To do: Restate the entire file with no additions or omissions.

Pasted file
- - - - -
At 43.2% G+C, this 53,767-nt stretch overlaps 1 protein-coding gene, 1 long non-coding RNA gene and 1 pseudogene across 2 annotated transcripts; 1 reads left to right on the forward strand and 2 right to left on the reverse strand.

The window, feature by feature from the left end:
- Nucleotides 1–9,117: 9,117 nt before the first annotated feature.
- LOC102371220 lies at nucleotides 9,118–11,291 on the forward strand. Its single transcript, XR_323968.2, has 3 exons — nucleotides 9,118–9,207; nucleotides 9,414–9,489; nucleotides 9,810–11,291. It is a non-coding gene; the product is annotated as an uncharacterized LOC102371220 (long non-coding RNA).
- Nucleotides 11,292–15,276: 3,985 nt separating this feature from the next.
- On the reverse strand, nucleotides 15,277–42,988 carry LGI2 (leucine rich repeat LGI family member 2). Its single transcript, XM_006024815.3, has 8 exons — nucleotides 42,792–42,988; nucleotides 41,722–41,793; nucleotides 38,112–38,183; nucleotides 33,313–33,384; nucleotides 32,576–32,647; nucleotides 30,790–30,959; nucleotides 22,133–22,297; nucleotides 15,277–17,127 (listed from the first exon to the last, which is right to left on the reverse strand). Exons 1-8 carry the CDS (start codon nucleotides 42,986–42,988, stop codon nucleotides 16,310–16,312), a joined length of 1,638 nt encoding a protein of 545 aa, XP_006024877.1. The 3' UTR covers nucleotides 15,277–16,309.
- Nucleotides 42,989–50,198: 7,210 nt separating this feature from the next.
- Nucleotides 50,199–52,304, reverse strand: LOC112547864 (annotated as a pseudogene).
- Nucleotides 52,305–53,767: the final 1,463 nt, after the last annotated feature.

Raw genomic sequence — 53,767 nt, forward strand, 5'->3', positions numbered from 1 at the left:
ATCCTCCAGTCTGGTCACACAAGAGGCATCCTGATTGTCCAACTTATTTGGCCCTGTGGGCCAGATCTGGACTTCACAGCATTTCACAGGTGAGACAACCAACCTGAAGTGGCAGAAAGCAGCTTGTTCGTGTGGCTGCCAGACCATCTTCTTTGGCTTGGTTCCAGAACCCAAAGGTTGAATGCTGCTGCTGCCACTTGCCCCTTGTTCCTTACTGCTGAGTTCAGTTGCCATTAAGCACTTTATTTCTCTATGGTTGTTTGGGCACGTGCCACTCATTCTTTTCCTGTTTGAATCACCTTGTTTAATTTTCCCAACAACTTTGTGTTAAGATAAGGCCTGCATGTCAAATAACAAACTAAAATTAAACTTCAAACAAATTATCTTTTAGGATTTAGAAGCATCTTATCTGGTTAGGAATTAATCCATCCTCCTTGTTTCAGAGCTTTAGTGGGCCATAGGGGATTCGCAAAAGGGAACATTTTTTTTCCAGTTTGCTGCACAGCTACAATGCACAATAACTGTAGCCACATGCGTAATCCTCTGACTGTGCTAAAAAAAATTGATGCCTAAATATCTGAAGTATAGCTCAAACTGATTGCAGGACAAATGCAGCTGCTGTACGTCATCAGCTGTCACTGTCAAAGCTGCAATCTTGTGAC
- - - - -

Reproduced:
At 43.2% G+C, this 53,767-nt stretch overlaps 1 protein-coding gene, 1 long non-coding RNA gene and 1 pseudogene across 2 annotated transcripts; 1 reads left to right on the forward strand and 2 right to left on the reverse strand.

The window, feature by feature from the left end:
- Nucleotides 1–9,117: 9,117 nt before the first annotated feature.
- LOC102371220 lies at nucleotides 9,118–11,291 on the forward strand. Its single transcript, XR_323968.2, has 3 exons — nucleotides 9,118–9,207; nucleotides 9,414–9,489; nucleotides 9,810–11,291. It is a non-coding gene; the product is annotated as an uncharacterized LOC102371220 (long non-coding RNA).
- Nucleotides 11,292–15,276: 3,985 nt separating this feature from the next.
- On the reverse strand, nucleotides 15,277–42,988 carry LGI2 (leucine rich repeat LGI family member 2). Its single transcript, XM_006024815.3, has 8 exons — nucleotides 42,792–42,988; nucleotides 41,722–41,793; nucleotides 38,112–38,183; nucleotides 33,313–33,384; nucleotides 32,576–32,647; nucleotides 30,790–30,959; nucleotides 22,133–22,297; nucleotides 15,277–17,127 (listed from the first exon to the last, which is right to left on the reverse strand). Exons 1-8 carry the CDS (start codon nucleotides 42,986–42,988, stop codon nucleotides 16,310–16,312), a joined length of 1,638 nt encoding a protein of 545 aa, XP_006024877.1. The 3' UTR covers nucleotides 15,277–16,309.
- Nucleotides 42,989–50,198: 7,210 nt separating this feature from the next.
- Nucleotides 50,199–52,304, reverse strand: LOC112547864 (annotated as a pseudogene).
- Nucleotides 52,305–53,767: the final 1,463 nt, after the last annotated feature.

Raw genomic sequence — 53,767 nt, forward strand, 5'->3', positions numbered from 1 at the left:
ATCCTCCAGTCTGGTCACACAAGAGGCATCCTGATTGTCCAACTTATTTGGCCCTGTGGGCCAGATCTGGACTTCACAGCATTTCACAGGTGAGACAACCAACCTGAAGTGGCAGAAAGCAGCTTGTTCGTGTGGCTGCCAGACCATCTTCTTTGGCTTGGTTCCAGAACCCAAAGGTTGAATGCTGCTGCTGCCACTTGCCCCTTGTTCCTTACTGCTGAGTTCAGTTGCCATTAAGCACTTTATTTCTCTATGGTTGTTTGGGCACGTGCCACTCATTCTTTTCCTGTTTGAATCACCTTGTTTAATTTTCCCAACAACTTTGTGTTAAGATAAGGCCTGCATGTCAAATAACAAACTAAAATTAAACTTCAAACAAATTATCTTTTAGGATTTAGAAGCATCTTATCTGGTTAGGAATTAATCCATCCTCCTTGTTTCAGAGCTTTAGTGGGCCATAGGGGATTCGCAAAAGGGAACATTTTTTTTCCAGTTTGCTGCACAGCTACAATGCACAATAACTGTAGCCACATGCGTAATCCTCTGACTGTGCTAAAAAAAATTGATGCCTAAATATCTGAAGTATAGCTCAAACTGATTGCAGGACAAATGCAGCTGCTGTACGTCATCAGCTGTCACTGTCAAAGCTGCAATCTTGTGAC